Everest—The Death Zone
To determine the concentration of oxygen in the air.
- copy of "The O2 Factor" student handout
- small piece of plain steel wool (without soap or oil)
- 2 test tubes
- 2 beakers
- 2 burette clamps
- 100 ml graduated cylinder
- masking tape
The amount of oxygen in the air at high altitudes is much less than at sea
level. As a result, oxygen deprivation, or hypoxia, is one of the greatest
threats high altitude climbers face. Students can determine the concentration of
oxygen in air at their location in this activity. Divide the class into teams and distribute
the materials and activity
Start by asking students to predict how much of the air is oxygen. Then
have them determine the volume of oxygen in air within a test tube by removing
the oxygen through the oxidation of steel wool (plain steel wool is available
at most hardware stores). Make sure that students understand that as the steel
wool rusts, it is using oxygen.
Familiarize yourself with the formula you will use with students to calculate
the amount of oxygen with Calculating the Percentage of Oxygen in the Air in
Activity Answer below. How do students' results compare with their predictions? Note that
air is about one-fifth oxygen. Have students explain why their results might
differ. Then have them estimate the amount of oxygen they think is at the
summit of Mt. Everest and defend their reasoning.
Conclude with a discussion
of the difference in oxygen levels and reasons why.
Prior to the activity, students should understand that as steel wool rusts, it
is using oxygen. Another term for rusting is oxidation. As steel wool undergoes
oxidation, the iron molecules in the steel wool combine with oxygen in the air
to form a new compound, iron oxide, or rust.
The steel wool should be wet or it will not rust. As the steel wool begins to
rust inside the test tube, the water level in the tube rises to displace the
oxygen used in the oxidation process. The water is pushed up by the air above
the surface of the water in the beaker. The steel wool stops rusting when there
is no more oxygen available in the air sample, or when the steel wool is
completely used up. Students should observe that the rusting process stops at
the same time that the water level stops changing. As a control, the water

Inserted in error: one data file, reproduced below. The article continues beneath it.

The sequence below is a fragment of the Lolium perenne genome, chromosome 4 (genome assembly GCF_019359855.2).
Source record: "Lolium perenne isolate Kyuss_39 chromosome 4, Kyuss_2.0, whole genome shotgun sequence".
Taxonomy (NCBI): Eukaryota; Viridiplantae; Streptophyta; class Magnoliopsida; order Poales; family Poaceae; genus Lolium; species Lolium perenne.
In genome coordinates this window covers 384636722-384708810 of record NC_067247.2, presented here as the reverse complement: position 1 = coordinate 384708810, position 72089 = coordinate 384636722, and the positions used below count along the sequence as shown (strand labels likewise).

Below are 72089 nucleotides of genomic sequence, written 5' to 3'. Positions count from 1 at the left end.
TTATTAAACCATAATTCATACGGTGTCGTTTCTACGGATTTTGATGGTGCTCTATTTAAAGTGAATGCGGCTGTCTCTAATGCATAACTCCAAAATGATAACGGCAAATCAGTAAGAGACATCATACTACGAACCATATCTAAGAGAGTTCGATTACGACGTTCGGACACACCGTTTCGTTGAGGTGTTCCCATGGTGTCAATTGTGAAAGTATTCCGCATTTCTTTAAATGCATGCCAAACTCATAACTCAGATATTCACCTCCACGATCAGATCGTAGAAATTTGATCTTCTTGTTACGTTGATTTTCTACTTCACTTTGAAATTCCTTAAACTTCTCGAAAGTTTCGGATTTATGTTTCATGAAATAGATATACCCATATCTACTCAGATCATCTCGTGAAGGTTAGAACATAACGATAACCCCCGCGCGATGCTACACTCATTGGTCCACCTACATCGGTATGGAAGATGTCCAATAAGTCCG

level in the test tube without steel wool should remain approximately the same.
The rusting process will usually stop after one day, but students can observe
over several days to confirm that the water level is no longer changing.
Oxygen makes up about one-fifth, or approximately 21 percent, of air. While the percentage of oxygen
in the air remains the same at sea level and on the summit of Mt. Everest, oxygen is less
concentrated at high altitudes because of the pressure differential, thus making it more
difficult for climbers to get the amount of oxygen they need.
Most climbers who attempt to summit Everest bring supplemental
oxygen with them to aid their breathing. Lack of oxygen can cause many stresses
to the body, including obvious symptoms like gasping for breath, as well as
more subtle symptoms like lack of ability to retain body temperature, loss of
appetite, difficulty making decisions and thinking clearly, and fatigue.
Calculating the Percentage of Oxygen in the Air
To find the volume of oxygen in the test tube with the steel wool, have students compare
the original volume of air to the final volume of air. To find the original volume of air,
have them fill the test tube to the first mark with water and measure the volume in a graduated
cylinder. To find the final volume of air, have students fill the test tube to the final mark
and measure. Subtract the final volume from the original volume to find the volume of oxygen.
Divide this number by the original volume and multiply that ratio by 100 to get the percent of
oxygen in the air.